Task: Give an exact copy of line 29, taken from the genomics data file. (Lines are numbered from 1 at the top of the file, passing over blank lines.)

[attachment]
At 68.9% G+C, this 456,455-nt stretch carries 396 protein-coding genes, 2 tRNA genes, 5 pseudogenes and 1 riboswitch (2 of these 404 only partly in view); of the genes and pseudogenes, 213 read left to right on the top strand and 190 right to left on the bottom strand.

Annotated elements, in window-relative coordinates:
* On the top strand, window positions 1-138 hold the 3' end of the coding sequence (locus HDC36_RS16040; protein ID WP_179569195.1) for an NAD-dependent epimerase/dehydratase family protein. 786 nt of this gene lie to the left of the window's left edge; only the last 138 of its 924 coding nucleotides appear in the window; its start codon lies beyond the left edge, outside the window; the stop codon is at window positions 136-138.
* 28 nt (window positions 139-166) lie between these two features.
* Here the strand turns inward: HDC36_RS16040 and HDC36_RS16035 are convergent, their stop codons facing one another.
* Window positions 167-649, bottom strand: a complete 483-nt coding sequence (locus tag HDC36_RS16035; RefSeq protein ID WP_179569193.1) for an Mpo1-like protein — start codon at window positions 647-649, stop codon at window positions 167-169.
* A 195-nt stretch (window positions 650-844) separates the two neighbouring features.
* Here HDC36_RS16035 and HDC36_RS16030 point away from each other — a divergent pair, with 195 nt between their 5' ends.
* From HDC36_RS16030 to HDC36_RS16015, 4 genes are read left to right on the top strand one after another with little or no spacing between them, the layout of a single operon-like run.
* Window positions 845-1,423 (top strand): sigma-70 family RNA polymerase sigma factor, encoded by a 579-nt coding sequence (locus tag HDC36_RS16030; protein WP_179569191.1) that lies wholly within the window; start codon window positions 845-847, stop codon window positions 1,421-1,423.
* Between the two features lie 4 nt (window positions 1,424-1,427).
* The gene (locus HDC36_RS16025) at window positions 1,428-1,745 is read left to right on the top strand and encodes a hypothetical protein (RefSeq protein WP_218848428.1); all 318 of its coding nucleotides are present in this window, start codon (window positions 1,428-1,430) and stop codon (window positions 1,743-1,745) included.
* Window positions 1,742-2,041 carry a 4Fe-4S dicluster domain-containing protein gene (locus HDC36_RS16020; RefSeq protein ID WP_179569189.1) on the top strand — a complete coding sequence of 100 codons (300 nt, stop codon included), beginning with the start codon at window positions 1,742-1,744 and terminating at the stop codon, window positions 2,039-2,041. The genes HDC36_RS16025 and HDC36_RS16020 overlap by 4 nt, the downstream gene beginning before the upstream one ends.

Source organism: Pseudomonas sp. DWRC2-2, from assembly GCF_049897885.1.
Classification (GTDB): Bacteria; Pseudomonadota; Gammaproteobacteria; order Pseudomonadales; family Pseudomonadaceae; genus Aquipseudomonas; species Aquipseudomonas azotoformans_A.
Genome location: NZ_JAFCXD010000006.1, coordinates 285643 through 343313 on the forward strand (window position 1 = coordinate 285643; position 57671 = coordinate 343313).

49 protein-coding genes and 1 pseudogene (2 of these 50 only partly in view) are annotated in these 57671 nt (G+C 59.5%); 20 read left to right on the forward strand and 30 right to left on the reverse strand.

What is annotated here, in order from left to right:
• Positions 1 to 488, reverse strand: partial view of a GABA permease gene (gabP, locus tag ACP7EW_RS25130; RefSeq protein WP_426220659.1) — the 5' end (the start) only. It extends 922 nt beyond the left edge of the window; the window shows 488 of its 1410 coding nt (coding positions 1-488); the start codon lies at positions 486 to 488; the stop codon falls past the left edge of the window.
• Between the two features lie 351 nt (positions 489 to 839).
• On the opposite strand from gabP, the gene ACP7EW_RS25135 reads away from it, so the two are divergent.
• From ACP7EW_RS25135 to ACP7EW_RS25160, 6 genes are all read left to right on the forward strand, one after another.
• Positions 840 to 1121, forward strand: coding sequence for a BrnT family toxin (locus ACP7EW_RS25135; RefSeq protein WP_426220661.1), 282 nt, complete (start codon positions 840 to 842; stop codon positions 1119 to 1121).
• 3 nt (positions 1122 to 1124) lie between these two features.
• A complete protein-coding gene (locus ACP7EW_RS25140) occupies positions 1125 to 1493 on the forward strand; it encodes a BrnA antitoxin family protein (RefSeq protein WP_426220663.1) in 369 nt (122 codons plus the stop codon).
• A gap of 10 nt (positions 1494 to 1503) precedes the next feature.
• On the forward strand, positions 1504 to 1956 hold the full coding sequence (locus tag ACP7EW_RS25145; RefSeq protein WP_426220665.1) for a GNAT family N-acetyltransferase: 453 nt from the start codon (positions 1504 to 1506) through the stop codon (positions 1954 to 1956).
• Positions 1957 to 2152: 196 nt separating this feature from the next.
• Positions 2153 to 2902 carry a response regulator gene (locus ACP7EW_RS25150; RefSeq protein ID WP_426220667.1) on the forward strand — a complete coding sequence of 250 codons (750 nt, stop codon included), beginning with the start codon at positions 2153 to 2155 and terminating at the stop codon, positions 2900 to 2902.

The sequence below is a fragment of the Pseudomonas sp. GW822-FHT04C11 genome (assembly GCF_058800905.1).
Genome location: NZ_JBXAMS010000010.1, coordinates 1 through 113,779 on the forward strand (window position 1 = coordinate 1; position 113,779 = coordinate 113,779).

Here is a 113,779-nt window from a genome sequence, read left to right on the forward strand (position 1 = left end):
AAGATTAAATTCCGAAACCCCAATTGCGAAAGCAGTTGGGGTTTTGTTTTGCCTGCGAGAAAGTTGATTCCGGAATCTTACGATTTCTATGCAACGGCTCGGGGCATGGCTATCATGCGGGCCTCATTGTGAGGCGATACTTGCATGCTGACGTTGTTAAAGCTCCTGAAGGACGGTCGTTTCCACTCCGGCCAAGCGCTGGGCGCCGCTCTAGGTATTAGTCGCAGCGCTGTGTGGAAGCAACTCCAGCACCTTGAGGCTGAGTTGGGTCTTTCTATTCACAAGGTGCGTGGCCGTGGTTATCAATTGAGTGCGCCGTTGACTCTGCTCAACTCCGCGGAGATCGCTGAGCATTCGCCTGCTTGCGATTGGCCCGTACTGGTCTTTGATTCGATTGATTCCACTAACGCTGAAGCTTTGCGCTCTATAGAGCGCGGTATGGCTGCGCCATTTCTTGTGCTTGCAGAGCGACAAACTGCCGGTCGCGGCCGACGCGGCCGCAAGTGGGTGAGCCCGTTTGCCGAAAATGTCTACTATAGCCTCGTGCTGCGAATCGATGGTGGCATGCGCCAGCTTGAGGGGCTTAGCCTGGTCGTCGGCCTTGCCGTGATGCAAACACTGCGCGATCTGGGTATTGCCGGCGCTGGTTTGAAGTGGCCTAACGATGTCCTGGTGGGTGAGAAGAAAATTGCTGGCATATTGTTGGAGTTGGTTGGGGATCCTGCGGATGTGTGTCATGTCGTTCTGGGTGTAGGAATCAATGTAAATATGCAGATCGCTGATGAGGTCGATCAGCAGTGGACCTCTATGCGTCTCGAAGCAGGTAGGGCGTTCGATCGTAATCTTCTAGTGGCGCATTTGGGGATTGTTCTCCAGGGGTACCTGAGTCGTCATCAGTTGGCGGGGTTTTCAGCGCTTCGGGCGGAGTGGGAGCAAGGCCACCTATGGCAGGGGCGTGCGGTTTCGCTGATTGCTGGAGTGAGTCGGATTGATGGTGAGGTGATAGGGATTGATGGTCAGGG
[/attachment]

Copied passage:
• Positions 2153 to 2902 carry a response regulator gene (locus ACP7EW_RS25150; RefSeq protein ID WP_426220667.1) on the forward strand — a complete coding sequence of 250 codons (750 nt, stop codon included), beginning with the start codon at positions 2153 to 2155 and terminating at the stop codon, positions 2900 to 2902.